The Boston U.S. Attorney Carmen Ortiz mentioned in an indictment against Teamsters Local 25 that “a representative from the City of Boston” had called two restaurants to tell them that they would be picketed if they let “Top Chef” film in their locations. These businesses elected to cancel their deals in order to avoid the picketing. No one has said that the call, the threat of picketing, or the cancellation violated any criminal laws.
The words were put in the indictment as far as I can see for the sole purpose of providing Ortiz a sound bite for her press conference. She would pontificate in front of the media that Local 25 “chased” the reality television show out of Boston which it didn’t because it had already filmed at other Boston sites.
But those words have been turned around in the local media to suggest Mayor Marty Walsh did something wrong for which he owes the people of Boston an explanation.
One thing we know is that Ortiz knows who made the call to the restaurant. Why she kept it a secret rather than naming the person is a mystery. Was it her intent to cast a bad light on the mayor or others who she knew did nothing wrong to cause a scandal? If so, she has well succeeded.
After the indictment came down, an editorial was written about it that focused on Mayor Walsh. It agreed nothing illegal was done but implied otherwise. In the meantime Walsh had panicked and hired a former federal prosecutor who spent over twenty years in the Boston U.S. attorney’s office. I wrote that was a mistake. By doing it Walsh was acting as if there was something wrong after all.
As predicted, the Globe and Herald would say that Walsh “lawyered up” which is often taken as meaning he is hiding behind his lawyers. The people then ask why is he hiding?
To compound his error, Walsh’s spokesperson and his lawyer Kelly suggest one of the reasons for Kelly’s hiring is to interact with the federal prosecutors. One naturally wonders why is that necessary if there is no allegation of wrongdoing. Or, is there, as Globe columnist Shirley Leung wrote a federal investigation going on? If there is has a crime been committed?
Walsh now won’t comment on anything according to Leung saying it’s a “legal matter“making it seem there is a legitimate investigation going on. That’s another mistake. It is a political matter. He should nip the whole thing in the bud, identify the caller, take appropriate action if anything needs to be done, and put this behind him.
That he isn’t doing this makes me wonder if I am being naive when I think no crime has been committed by him. You see how Walsh is playing into the idea he did something wrong. Whoever is advising him is sending him to the wolves. He’s a public figure who owes the public an explanation. If he won’t give it the media will tar and feather him as it is doing. He’s got to make his case or others will make it for him.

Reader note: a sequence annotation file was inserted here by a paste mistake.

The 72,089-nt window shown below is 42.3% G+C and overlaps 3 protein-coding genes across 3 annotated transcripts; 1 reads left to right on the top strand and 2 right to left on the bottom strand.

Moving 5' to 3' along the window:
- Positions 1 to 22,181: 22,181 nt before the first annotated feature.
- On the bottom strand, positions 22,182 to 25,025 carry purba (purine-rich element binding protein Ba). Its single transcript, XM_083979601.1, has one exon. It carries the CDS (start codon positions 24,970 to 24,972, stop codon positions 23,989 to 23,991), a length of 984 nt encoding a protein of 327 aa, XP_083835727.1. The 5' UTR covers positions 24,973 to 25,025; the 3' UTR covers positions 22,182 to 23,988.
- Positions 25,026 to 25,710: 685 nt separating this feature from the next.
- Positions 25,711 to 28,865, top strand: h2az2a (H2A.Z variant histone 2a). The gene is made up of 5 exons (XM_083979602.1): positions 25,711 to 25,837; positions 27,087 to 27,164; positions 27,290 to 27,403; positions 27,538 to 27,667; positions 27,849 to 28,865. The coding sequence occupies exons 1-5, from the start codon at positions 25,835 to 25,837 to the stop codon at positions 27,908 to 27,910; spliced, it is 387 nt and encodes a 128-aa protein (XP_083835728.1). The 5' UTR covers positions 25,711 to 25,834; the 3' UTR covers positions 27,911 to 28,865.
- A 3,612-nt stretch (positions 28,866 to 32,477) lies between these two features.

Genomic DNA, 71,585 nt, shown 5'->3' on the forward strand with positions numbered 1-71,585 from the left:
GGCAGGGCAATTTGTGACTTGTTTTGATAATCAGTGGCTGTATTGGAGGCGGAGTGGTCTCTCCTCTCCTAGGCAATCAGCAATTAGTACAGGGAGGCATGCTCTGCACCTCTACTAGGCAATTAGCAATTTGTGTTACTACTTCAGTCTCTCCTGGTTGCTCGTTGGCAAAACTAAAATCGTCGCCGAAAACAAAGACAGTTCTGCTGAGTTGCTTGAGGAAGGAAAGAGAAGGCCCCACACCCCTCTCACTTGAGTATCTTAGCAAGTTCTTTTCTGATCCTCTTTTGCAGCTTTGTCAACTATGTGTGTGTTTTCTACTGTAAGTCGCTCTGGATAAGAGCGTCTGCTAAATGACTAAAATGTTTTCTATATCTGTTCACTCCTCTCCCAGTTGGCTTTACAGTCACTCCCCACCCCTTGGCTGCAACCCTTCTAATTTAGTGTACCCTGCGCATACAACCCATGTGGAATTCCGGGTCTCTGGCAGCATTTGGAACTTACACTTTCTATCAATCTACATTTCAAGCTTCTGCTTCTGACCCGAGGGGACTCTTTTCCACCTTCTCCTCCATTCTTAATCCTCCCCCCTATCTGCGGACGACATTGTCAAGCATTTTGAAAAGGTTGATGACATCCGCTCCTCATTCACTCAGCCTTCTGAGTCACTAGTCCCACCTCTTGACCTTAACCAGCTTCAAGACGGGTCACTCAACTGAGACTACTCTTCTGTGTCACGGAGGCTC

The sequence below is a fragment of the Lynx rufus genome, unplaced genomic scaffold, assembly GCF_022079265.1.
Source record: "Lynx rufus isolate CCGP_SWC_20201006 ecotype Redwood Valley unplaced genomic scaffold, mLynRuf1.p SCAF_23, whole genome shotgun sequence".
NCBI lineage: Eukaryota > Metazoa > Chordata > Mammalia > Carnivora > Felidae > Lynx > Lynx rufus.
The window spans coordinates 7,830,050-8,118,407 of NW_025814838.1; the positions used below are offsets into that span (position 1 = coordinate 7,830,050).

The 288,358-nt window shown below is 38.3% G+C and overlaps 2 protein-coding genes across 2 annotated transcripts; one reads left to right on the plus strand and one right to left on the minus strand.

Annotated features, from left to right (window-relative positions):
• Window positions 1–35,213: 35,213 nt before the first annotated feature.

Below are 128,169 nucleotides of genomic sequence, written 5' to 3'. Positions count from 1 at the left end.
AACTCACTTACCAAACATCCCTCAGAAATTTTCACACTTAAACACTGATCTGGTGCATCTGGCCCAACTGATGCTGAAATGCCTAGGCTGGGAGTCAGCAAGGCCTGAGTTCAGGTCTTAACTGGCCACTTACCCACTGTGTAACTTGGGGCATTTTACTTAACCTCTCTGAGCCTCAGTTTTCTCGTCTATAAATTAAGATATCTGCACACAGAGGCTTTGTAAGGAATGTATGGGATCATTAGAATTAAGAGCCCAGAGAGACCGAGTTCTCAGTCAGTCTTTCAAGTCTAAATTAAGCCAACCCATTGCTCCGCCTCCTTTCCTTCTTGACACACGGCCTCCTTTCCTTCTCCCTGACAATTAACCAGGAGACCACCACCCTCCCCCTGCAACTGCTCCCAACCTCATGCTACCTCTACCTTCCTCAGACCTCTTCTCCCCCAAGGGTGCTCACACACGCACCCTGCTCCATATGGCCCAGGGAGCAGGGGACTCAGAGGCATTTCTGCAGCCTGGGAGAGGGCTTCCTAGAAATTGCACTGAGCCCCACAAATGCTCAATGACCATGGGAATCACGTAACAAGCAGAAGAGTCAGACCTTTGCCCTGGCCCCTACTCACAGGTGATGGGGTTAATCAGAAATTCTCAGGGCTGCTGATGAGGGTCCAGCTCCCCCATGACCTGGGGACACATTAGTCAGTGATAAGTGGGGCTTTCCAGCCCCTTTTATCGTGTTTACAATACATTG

It was not only hiring a lawyer that was a mistake it was hiring Kelly who has only been a defense lawyer for a little more than a year. Walsh hired him because he is friends with the prosecutors. He hopes he can smother any incipient investigation or control it. The problem is Kelly is an amateur. He has no experience in handling the media as experienced defense counsel would have.
He had already talked too much doing a disservice to Walsh by suggesting he was needed for his federal connections. He then followed up digging Walsh in a deeper hole. His next faux pas was talking to Columnist Leung.
He said to her: “The city wants to be open about this and find out what happened here, . . . ” I thought we knew what happened. A telephone call was made telling of planned picketing. That was it. Is Kelly suggesting there is more to it than that?
Former Boston U.S. attorney Mike Sullivan told Leung ominously “They would not have put [the statement about the City of Boston] in there for no purpose at all.” He added about Kelly: “He will leave no stone unturned. He will be very candid in his assessment.”
Leung is already pushing Kelly to undermine the mayor. She wonders if “Kelly will act more like a defense attorney protecting the administration or a true third-party investigator working on behalf of the taxpayers who are paying his legal fees.” Walsh better hope Kelly doesn’t fall for that. He better remind him he is not “a third-party investigator” but is hired as a defense attorney and there is an attorney/client privilege and also tell him that also applies to not disclosing anything to his buddies in Ortiz’s office.
If Marty wasn’t wondering if he brought a fox into the hen house then he surely is after Kelly walked blindly into Leung’s left hook. She asked about transparency and he responded: “Transparency is always a good thing, ultimately it will be up to the city on what it wants to do.” (my emphasis)
Kelly just boxed in the mayor. If Marty doesn’t, as Leung suggests, “make that answer clear by vowing to make all of Kelly’s work public, no matter where it leads” then he won’t be doing the good thing. And that will mean, according to Leung, that Walsh is not a “mayor for all.”
Kelly has to learn he’s not going around with Howie Carr putting on Crime Nights. He should shut up since he is not doing his client any favors. In the meantime Walsh should start talking if he’s done nothing wrong. He must accept he is the mayor. Mayors who run and hide end up losing the public support.
If he won’t fight to clear his name the media will gladly blacken it. He should understand that he never was the type of person who the media liked. Right now what is up in the air is who will run the City of Boston, Mayor Walsh or the combine that is out to get him.